It is possible, said art historian Ellen Oredsson, that the Greeks valued the aesthetics of modest penises because their "artistic ideals were all about balance; nothing should be too big or out of balance." Similar quests for balance may account for shrunken or enlarged anatomical features, including dicks, in other cultural traditions, as well. It is also possible, McNiven noted, that the Greeks may have been reflecting a culturally ingrained and acceptable eroticization of young men in all images of ideal male bodies. "The underdeveloped genitals align with the lack of body hair, male pattern baldness, etc., in the development of the ideal body type, even for adults," he said.
However, the more commonly accepted interpretation, every art historian interviewed for this article agreed, is that the ancient Greeks saw a small penis as a sign of modesty, rationality, and self-control, which they valued, and a large penis as a sign of idiotic, animalistic lust-of a complete lack of restraint. They may have associated dangerously large lingams with animals, driven to follow their erections above all else. Half-human creatures like satyrs, goats from the waist down, tended to be depicted with huge erections, sometimes the size of their torsos-and often drunk off of their asses. They were, said McNiven, "the poster boys for losing self-control."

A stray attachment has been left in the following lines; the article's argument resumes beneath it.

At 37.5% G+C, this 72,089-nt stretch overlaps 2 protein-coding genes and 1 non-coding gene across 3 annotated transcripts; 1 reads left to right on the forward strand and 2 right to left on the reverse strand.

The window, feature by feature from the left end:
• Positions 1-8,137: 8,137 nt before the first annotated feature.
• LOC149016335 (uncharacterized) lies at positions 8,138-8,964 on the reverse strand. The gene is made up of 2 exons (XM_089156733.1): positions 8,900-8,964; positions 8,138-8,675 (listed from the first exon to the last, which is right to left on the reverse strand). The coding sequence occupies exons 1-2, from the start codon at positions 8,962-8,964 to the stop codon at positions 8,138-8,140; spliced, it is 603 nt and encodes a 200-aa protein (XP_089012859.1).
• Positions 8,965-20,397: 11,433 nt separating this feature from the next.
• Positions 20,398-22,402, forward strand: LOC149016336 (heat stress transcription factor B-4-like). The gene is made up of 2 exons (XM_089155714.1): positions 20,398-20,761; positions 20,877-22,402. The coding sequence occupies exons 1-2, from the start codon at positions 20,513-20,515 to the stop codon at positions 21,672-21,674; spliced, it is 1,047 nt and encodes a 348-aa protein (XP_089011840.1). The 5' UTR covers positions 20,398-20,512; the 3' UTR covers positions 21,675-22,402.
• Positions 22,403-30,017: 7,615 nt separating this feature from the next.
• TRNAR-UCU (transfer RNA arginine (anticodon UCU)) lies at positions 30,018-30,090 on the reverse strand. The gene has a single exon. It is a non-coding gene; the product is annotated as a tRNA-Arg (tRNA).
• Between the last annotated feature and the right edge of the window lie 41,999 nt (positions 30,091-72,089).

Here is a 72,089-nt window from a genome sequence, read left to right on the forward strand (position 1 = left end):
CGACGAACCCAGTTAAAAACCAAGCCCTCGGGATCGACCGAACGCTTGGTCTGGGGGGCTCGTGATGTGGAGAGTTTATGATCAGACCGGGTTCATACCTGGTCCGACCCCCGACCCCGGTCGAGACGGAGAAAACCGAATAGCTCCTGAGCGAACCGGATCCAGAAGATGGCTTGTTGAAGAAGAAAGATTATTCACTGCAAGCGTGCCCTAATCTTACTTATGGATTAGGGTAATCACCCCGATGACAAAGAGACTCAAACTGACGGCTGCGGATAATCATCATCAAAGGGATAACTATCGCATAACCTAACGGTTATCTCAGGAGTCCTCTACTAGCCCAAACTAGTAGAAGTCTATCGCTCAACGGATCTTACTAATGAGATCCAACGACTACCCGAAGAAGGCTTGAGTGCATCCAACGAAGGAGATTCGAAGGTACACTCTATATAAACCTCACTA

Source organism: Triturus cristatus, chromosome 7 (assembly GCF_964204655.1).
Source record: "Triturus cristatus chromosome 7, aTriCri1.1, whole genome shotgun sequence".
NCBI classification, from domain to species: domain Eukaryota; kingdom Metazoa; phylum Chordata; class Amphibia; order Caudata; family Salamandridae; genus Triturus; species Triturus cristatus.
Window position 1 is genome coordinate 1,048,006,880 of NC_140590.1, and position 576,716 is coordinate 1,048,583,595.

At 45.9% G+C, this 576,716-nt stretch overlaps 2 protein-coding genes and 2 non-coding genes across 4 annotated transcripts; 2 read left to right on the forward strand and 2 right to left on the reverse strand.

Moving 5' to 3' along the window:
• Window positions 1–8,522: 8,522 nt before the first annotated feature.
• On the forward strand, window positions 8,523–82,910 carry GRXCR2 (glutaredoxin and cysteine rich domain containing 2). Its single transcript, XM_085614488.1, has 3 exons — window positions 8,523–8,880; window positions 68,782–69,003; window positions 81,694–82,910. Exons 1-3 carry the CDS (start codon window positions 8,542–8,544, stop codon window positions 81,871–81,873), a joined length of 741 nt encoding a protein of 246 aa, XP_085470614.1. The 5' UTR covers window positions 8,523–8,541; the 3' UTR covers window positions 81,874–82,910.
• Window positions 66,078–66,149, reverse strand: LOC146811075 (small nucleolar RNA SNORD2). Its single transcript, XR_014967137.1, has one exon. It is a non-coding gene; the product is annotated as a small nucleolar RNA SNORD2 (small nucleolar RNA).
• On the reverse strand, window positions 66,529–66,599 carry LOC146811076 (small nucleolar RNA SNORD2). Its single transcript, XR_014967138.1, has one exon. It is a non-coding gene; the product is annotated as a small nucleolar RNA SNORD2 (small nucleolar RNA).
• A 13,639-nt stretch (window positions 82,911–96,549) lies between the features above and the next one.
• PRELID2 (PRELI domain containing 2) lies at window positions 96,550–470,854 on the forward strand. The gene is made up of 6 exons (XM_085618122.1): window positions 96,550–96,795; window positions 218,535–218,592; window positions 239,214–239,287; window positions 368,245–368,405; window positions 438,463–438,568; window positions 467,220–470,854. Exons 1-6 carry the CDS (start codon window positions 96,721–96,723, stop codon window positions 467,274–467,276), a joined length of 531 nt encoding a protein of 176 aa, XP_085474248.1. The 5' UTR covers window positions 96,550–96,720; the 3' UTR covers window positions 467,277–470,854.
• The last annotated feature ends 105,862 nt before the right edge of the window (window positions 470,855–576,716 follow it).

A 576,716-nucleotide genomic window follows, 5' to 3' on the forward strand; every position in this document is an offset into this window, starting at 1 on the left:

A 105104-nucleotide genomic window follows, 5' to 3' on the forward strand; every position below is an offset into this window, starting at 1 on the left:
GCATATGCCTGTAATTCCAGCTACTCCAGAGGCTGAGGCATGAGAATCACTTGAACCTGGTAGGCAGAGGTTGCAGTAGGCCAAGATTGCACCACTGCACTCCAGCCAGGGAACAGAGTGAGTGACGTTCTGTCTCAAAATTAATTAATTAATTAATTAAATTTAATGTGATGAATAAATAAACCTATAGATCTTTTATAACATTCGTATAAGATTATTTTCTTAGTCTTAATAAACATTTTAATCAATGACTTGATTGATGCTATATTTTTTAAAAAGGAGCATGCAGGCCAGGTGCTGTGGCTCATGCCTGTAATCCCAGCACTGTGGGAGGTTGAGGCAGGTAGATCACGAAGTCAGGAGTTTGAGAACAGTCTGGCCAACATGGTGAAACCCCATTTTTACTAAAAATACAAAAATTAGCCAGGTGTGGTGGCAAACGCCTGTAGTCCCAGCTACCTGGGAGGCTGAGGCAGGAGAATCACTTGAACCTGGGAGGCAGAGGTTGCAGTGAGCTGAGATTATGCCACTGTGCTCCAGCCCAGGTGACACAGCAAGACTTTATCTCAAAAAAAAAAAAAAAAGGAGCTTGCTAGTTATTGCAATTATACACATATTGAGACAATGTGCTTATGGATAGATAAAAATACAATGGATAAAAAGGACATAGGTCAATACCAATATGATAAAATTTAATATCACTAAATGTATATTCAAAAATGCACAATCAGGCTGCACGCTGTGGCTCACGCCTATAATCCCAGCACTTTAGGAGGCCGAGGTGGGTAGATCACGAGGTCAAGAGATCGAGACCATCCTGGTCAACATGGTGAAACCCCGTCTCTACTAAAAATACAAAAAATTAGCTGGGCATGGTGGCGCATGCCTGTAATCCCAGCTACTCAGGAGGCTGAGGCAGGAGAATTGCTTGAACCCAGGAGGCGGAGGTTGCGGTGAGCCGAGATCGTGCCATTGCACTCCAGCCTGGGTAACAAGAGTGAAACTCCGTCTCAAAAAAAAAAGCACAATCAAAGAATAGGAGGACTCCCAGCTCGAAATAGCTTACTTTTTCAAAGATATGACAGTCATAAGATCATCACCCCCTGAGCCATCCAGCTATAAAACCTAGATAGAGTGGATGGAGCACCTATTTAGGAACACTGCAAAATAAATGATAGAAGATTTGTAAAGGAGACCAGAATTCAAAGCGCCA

It would be easy to dismiss this as an artistic metaphor, or an elite value that the wider Greek population may not have shared in sexual preferences expressed in their private lives. But, Oredsson pointed out, some Athenian plays-their pop entertainment-clearly articulated this elevation of smaller dicks, as evidenced by the lionization what Oredsson translates as "small pricks" in Aristophanes's The Clouds and the use of big, erect dicks for laughs in his Lysistrata. So these values were likely well-known by most Greeks over the centuries, and accepted as something more than an artistic convention or literary device.